Code Smell: Divergent Change

Continuing the series of blog posts about code smells, let’s talk about Divergent Change. Divergent change occurs when you have to do too many changes in a class/module to introduce a new feature/change. Imagine the following Product class:

class Product {
    private type: string;

    constructor(type: string) {
        this.type = type;
    }

    public getBasePrice() : number {
        switch (this.type) {
            case 'food':
                return 10;
            case 'drinks':
                return 7;
            case 'books':
                return 3;
            default:
                return 0;
        }
    }

    public getTaxPercent() : number {
        switch (this.type) {
            case 'food':
            case 'drinks':
                return 24;
            case 'books':
                return 8;
            default:
                return 0;
        }
    }

    public getProductCategory(): string {
        switch (this.type) {
            case 'food':
            case 'drinks':
                return 'Food and Beverages';
            case 'books':
                return 'Education';
            default:
                return '-';
        }
    }
}

If we want to introduce a new product type, let’s say Vitamins we would have to make changes in 3 different methods of the class.

class Product {
    private type: string;

    constructor(type: string) {
        this.type = type;
    }

    public getBasePrice() : number {
        switch (this.type) {
            case 'food':
                return 10;
            case 'drinks':
                return 7;
            case 'books':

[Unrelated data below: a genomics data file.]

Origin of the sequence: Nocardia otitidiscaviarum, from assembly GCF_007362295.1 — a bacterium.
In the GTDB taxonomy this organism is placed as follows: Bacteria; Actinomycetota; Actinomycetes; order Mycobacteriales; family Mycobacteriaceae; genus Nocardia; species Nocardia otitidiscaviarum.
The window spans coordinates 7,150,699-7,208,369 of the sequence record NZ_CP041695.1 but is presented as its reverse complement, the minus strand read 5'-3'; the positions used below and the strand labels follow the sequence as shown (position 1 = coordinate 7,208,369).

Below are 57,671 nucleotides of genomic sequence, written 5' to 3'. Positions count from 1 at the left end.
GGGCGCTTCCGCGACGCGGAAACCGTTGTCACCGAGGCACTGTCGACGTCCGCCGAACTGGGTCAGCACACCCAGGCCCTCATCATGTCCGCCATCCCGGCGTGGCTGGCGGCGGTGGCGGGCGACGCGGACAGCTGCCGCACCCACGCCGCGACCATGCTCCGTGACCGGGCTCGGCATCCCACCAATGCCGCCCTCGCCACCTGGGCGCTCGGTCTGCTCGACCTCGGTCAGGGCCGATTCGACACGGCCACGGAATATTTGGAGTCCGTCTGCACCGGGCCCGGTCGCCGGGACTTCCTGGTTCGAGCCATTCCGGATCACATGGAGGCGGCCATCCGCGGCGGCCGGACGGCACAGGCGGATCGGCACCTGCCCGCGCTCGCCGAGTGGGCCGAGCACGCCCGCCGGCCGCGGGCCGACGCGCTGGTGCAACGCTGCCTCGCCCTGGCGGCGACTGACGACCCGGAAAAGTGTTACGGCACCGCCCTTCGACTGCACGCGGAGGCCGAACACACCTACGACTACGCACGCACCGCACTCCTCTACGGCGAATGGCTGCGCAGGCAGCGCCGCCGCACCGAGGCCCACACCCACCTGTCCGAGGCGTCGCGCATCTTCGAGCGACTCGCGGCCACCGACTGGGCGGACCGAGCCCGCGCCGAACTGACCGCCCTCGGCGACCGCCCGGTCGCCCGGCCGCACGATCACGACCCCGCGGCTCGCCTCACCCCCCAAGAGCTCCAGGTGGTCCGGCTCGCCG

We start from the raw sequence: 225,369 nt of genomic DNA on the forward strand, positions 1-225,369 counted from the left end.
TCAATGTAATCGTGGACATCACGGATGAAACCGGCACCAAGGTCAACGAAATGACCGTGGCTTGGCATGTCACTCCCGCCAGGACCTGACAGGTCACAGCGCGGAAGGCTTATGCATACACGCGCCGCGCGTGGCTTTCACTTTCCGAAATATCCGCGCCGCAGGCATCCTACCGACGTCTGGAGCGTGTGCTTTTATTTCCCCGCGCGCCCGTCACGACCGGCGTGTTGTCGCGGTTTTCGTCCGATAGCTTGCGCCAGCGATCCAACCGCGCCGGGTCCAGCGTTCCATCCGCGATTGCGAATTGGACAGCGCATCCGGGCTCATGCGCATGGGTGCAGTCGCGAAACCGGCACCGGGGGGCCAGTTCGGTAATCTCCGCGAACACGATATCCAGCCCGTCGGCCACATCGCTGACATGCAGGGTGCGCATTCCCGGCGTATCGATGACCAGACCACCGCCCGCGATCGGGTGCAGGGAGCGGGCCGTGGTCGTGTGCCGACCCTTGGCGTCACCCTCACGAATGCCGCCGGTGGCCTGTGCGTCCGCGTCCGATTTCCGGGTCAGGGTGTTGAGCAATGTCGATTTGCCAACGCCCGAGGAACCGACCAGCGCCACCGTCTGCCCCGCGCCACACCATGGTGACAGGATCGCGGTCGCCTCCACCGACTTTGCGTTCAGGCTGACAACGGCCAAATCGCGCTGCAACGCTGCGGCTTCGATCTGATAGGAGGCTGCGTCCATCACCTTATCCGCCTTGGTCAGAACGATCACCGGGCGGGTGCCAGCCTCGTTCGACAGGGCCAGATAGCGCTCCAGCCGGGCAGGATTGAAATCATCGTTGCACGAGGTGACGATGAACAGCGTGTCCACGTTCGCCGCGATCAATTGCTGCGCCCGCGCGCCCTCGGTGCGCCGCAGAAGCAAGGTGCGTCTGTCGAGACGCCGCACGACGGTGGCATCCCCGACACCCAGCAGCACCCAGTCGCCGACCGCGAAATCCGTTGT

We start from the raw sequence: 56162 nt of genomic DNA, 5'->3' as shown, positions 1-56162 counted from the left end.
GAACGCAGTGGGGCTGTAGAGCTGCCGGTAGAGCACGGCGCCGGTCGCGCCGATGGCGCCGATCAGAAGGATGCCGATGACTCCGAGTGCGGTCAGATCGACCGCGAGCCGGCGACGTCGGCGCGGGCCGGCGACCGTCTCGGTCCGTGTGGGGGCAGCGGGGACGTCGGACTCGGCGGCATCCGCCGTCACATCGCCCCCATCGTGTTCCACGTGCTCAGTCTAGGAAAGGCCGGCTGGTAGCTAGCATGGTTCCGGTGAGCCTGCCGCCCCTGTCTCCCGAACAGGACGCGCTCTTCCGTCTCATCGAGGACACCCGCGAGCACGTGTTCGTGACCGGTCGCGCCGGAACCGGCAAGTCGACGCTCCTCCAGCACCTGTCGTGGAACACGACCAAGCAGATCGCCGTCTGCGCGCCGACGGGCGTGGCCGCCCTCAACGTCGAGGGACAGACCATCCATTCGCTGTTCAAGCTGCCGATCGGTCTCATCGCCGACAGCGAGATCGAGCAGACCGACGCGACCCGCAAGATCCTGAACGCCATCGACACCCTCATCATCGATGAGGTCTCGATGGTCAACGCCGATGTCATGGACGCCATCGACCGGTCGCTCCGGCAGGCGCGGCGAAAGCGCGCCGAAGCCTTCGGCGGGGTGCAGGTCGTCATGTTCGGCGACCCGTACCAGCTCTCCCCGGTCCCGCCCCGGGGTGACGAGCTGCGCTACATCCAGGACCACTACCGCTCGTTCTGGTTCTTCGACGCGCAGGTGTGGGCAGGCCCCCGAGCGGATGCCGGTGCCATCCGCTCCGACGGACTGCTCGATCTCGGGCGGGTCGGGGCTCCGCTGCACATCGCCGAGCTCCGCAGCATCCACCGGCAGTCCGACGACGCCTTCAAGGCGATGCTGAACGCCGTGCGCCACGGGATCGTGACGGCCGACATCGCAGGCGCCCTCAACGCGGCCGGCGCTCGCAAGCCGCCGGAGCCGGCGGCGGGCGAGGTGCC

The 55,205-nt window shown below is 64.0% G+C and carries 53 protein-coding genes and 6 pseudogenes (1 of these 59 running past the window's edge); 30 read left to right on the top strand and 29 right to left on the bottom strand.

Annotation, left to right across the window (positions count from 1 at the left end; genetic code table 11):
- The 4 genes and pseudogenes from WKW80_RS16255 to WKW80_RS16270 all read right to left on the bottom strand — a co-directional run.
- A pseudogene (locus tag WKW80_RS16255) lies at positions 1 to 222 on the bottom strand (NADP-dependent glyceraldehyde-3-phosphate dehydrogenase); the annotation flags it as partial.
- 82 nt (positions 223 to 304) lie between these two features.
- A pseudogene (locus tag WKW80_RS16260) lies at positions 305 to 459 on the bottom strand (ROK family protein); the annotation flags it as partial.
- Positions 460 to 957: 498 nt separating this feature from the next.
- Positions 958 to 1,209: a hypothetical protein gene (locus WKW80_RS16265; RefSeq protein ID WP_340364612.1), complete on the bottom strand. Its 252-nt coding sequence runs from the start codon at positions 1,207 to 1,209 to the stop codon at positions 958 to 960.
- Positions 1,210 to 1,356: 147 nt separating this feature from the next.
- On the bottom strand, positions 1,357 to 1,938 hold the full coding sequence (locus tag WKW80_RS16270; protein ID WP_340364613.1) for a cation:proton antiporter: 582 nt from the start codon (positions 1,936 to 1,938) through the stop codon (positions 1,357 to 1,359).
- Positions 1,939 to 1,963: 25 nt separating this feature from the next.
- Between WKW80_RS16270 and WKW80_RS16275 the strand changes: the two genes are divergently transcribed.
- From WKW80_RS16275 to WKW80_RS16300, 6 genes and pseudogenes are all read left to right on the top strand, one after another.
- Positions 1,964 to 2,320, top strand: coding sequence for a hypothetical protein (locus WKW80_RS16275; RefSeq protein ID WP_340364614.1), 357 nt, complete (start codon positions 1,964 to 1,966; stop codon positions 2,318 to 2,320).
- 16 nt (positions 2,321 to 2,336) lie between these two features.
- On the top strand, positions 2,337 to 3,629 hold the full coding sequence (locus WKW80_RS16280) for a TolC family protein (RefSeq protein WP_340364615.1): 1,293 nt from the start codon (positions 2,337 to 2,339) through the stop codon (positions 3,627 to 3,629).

return 3;
            case 'vitamins':
                return 1;
            default:
                return 0;
        }
    }

    public getTaxPercent() : number {
        switch (this.type) {
            case 'food':
            case 'drinks':
                return 24;
            case 'books':
                return 8;
            case 'vitamins':
                return 3;
            default:
                return 0;
        }
    }

    public getProductCategory(): string {
        switch (this.type) {
            case 'food':
            case 'drinks':
                return 'Food and Beverages';
            case 'books':
                return 'Education';
            case 'vitamins':
                return 'Pharmaceutical';
            default:
                return '-';
        }
    }
}

We can improve the code by introducing a mapping:

type ProductInfo = {
    tax?: number,
    basePrice?: number;
    productCategory?: string;
}

class Product {
    private type: string;
    static productTypes: { [key: string]: ProductInfo } = {
        food: {
            tax: 24,
            basePrice: 10,
            productCategory: 'Food and Beverages'
        },
        drinks: {
            tax: 24,
            basePrice: 7,
            productCategory: 'Food and Beverages'
        },
        books: {
            tax: 8,
            basePrice: 3,
            productCategory: 'Education'
        },
    }

    constructor(type: string) {
        this.type = type;
    }

    public getBasePrice() : number {
        return Product.productTypes[this.type].basePrice || 0;
    }

    public getTaxPercent() : number {
        return Product.productTypes[this.type].tax || 0;
    }

    public getProductCategory(): string {
        return Product.productTypes[this.type].productCategory || '-';
    }
}

Now if we want to introduce a new product type (e.g. Vitamins), we will make changes in a single place without having to touch the methods of the class (with the possibility of introducing a bug affecting the existing products for example).

Published 22 Feb 2020

Software Engineering Lead, Certified AWS Solutions Architect. Opinions are my own and not necessarily the views of my employer.
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